You can have a great lawn, save money AND protect local waterways!
Many people follow the same lawn care routine without really understanding what their lawn needs to be healthy. For example, your soil may already have plenty of nutrients in it for making the grass green and doesn't require additional fertilizer. Unless you or your landscaper is testing the soil, you really don't know what your lawn needs, and you could be using chemicals unnecessarily - and wasting your money.Over-fertilizing and overuse of lawn chemicals happens often. In fact, half of all lawn owners fertilize their lawn, however, only 10 - 20 % have soil tests done (Center for Watershed Protection, 1999). You can change this by testing your soil to see what it actually needs to be healthy. (See "How to Test Your Soil" below)
The other issue with using too many chemicals is that fertilizers, pesticides, and herbicides don't always stay on your lawn and can end up washing into storm drains and local waterways during rain events. This can cause a lot of problems in our streams and ponds. For instance, fertilizers cause algae to grow, which can deplete oxygen and hurt aquatic wildlife - and make boating, fishing and swimming unpleasant.
How to Test Your Soil
Get an inexpensive soil test done through UMass Amherst's Soil Testing Lab to determine your lawn's exact fertilizer application. Use the detailed soil results to modify your normal fertilizer application routine.
Follow the step-by-step instructions below to collect soil samples, order a soil test, and interpret your soil test results.
Step 1. Click the image below to download a Umass Soil Testing Lab Order Form.
Step 2. Click the image below to download a Step-By-Step Guide to Sample the Soil in your Lawn.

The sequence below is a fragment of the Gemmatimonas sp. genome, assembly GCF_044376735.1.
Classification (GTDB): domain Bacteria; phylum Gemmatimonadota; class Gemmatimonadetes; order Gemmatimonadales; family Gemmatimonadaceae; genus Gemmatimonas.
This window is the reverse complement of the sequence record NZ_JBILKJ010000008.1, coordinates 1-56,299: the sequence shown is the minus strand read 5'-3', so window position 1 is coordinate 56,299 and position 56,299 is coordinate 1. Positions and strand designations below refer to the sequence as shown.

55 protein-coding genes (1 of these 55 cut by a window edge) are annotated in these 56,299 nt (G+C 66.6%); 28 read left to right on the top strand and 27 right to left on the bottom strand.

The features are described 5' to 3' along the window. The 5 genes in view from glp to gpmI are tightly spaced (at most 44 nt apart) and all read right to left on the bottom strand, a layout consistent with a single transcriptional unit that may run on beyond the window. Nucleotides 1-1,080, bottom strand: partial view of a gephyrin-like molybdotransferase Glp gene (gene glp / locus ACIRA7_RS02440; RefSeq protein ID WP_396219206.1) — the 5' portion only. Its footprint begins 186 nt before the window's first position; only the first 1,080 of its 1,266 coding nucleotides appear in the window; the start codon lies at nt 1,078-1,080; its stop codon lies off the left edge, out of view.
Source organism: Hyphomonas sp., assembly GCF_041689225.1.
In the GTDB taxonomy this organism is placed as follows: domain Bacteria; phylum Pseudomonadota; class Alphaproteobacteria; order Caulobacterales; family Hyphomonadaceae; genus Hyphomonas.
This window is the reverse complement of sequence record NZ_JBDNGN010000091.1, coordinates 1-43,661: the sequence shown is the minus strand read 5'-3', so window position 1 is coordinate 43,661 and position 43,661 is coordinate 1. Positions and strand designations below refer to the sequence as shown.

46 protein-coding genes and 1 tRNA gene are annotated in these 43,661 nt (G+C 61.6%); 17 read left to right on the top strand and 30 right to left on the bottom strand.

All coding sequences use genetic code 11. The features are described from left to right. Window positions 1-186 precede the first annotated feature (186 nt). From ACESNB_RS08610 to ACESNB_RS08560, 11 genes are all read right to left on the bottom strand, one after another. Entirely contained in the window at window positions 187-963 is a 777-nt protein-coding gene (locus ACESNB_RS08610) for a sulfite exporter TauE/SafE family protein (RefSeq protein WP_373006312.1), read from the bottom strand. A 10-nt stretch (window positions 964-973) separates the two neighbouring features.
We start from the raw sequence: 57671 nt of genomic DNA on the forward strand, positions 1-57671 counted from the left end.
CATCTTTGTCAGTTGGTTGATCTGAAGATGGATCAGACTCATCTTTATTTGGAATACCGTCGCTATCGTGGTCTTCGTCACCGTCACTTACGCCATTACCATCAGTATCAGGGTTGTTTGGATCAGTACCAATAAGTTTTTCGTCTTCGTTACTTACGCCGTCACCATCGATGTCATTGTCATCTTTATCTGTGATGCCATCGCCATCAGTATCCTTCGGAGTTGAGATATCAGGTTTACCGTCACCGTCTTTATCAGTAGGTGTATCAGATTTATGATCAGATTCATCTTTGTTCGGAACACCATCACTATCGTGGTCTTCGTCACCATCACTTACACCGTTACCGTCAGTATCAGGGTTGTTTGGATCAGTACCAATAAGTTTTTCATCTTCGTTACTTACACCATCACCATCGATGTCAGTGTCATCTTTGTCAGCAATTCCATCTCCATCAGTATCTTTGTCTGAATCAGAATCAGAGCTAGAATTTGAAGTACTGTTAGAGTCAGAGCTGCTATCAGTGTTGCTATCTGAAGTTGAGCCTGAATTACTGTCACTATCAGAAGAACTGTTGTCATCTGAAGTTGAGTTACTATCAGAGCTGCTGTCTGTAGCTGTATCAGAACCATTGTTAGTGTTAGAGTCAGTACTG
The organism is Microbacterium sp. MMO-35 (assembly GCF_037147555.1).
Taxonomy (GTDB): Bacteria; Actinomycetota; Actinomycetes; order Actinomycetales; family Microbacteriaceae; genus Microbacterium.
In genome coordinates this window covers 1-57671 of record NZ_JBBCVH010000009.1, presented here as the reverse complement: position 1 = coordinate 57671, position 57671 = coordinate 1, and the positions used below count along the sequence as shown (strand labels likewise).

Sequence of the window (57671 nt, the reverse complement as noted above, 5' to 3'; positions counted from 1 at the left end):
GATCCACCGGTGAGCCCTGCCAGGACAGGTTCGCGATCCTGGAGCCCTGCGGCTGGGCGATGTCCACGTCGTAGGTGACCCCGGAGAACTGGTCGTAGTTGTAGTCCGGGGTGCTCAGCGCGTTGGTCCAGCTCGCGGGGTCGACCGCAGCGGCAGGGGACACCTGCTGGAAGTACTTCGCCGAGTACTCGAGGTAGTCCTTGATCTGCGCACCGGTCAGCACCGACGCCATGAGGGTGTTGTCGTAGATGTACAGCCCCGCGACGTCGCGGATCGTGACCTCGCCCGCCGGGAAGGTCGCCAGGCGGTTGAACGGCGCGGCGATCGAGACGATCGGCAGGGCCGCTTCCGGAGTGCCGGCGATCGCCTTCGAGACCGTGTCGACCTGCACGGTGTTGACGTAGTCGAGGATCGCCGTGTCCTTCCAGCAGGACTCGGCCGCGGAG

Step 3. Click the image below to download instructions on interpreting your soil report, as well as viewing an example soil test report!
Step 4. Click the image below to download instructions to properly fertilize your lawn based on your soil test results.
Understand the chemicals you put on your lawn.
- Never apply fertilizer or chemicals before a forecasted rainstorm.
- Use pesticides and fertilizers sparingly. Always follow directions and never add more than the directions call for.
- Consider switching to slow release and natural organic fertilizers instead of typical chemical fertilizers.
- Make sure to use fertilizer with no or low phosphorus, as phosphorus encourages algae growth in local waterways.
- If granules land on impervious surfaces (driveway, sidewalk, etc.) during application, be sure to sweep them up.
Your UMass Amherst Soil Test Results will help you understand the correct ratio of fertilizer needed for your unique lawn and soil. If you are currently using excessive fertilizer, the grass in your lawn can't use all the fertilizer you applied, and so it waits, unused, until rain rinses it all away. Once the runoff flows into the local water systems, the excess fertilizer becomes a pollutant that can badly damage local aquatic habitat and cause harmful algal blooms.
Be smart about irrigation.
- Hire a WaterSense Certified Landscape Irrigation Professional to review your system at the beginning of each irrigation season. This will help maximize the efficiency of your system, reducing your water consumption and saving you money.